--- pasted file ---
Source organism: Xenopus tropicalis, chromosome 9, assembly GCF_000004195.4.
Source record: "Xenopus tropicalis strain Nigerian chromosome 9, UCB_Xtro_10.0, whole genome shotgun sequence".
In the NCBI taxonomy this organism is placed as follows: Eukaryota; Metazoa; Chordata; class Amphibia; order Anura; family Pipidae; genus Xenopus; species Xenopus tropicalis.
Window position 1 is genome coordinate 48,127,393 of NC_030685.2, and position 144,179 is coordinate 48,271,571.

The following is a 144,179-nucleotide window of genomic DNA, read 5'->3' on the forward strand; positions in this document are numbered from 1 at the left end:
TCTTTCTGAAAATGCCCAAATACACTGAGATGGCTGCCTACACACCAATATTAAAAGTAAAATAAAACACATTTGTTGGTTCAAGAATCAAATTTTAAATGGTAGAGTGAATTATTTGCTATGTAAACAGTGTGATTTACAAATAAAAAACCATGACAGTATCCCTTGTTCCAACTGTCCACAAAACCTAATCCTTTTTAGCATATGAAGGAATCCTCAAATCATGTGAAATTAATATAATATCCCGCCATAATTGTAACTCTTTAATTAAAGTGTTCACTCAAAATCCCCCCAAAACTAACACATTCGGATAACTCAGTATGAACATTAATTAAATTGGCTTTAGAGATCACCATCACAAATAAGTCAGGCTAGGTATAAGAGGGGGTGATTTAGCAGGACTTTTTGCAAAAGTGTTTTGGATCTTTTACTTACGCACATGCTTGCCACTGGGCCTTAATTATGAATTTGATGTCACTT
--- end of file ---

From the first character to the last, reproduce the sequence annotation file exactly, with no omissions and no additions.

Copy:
Source organism: Xenopus tropicalis, chromosome 9, assembly GCF_000004195.4.
Source record: "Xenopus tropicalis strain Nigerian chromosome 9, UCB_Xtro_10.0, whole genome shotgun sequence".
In the NCBI taxonomy this organism is placed as follows: Eukaryota; Metazoa; Chordata; class Amphibia; order Anura; family Pipidae; genus Xenopus; species Xenopus tropicalis.
Window position 1 is genome coordinate 48,127,393 of NC_030685.2, and position 144,179 is coordinate 48,271,571.

The following is a 144,179-nucleotide window of genomic DNA, read 5'->3' on the forward strand; positions in this document are numbered from 1 at the left end:
TCTTTCTGAAAATGCCCAAATACACTGAGATGGCTGCCTACACACCAATATTAAAAGTAAAATAAAACACATTTGTTGGTTCAAGAATCAAATTTTAAATGGTAGAGTGAATTATTTGCTATGTAAACAGTGTGATTTACAAATAAAAAACCATGACAGTATCCCTTGTTCCAACTGTCCACAAAACCTAATCCTTTTTAGCATATGAAGGAATCCTCAAATCATGTGAAATTAATATAATATCCCGCCATAATTGTAACTCTTTAATTAAAGTGTTCACTCAAAATCCCCCCAAAACTAACACATTCGGATAACTCAGTATGAACATTAATTAAATTGGCTTTAGAGATCACCATCACAAATAAGTCAGGCTAGGTATAAGAGGGGGTGATTTAGCAGGACTTTTTGCAAAAGTGTTTTGGATCTTTTACTTACGCACATGCTTGCCACTGGGCCTTAATTATGAATTTGATGTCACTT